We all know the feeling of getting to the end of the day and wondering where our time went. What did we do? What happened?
We think that the right planner or a better plan will be the key to getting more out of our time.
More than a better plan, however, we need a better perspective.
What to do when you don’t have enough time
If you feel like you don’t have enough time to do all the things on your list, then you’re right. Nothing is wrong with you. It’s simply true. We don’t have enough time to do everything we’d like to do.
However, we can’t change and manipulate time. It is ourselves – both our actions and our mindset – we need to change and control.
We need to learn how to make hard, good choices about those things on our list. As Elizabeth Elliot said, there is always time to do the will of God.
We have to get good at making selections from our list and being content with getting done however much we do have time to accomplish. The long list itself isn’t even necessarily a problem. We can keep a long list as a way to keep track of what needs to be done and as a way to keep those thoughts of obligations on paper rather than swirling in our minds.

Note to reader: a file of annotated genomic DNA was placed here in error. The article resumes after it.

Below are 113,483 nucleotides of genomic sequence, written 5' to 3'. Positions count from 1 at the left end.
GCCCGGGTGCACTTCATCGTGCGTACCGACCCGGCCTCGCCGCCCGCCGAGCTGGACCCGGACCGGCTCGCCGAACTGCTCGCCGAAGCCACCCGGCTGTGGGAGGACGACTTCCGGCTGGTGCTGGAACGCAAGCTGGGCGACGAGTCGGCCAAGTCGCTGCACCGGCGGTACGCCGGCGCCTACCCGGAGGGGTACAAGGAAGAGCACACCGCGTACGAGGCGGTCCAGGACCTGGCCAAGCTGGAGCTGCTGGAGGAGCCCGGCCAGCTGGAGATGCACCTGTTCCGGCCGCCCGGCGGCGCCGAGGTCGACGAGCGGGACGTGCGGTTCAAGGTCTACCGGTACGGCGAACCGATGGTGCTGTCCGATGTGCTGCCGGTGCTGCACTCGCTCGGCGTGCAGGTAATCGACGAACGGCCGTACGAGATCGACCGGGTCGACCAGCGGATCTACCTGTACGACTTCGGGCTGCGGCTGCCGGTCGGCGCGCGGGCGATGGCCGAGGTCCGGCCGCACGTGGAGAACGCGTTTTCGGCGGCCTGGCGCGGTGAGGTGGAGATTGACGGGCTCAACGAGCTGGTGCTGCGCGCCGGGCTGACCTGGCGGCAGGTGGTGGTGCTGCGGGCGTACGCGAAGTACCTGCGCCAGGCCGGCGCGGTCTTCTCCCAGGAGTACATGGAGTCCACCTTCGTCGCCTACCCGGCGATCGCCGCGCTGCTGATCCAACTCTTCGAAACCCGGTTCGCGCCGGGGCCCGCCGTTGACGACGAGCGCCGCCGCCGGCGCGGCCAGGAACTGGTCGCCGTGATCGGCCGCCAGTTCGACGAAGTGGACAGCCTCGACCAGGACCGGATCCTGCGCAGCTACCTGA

The problem is thinking that we should be able to get to everything, that our job is to finish our list.
Parenting takes time
It’s so easy to look at the requests of our children as interruptions, or to see their needs as something that we have to get out of the way before we can do the things that are needful.
As mothers, our primary vocation is serving and raising our children. So they are not interruptions. They aren’t getting in the way of our work. They are the work.
So our biggest time management need is not arranging life so that we can accomplish our list, but rather rearranging our mindset so that we pay attention to our life.
We need to recognize that the good work we are doing day by day, whether or not it made it onto our list really is managing our time well.
The definition of good time management isn’t doing all the things on the list; it’s doing what we’re called to do.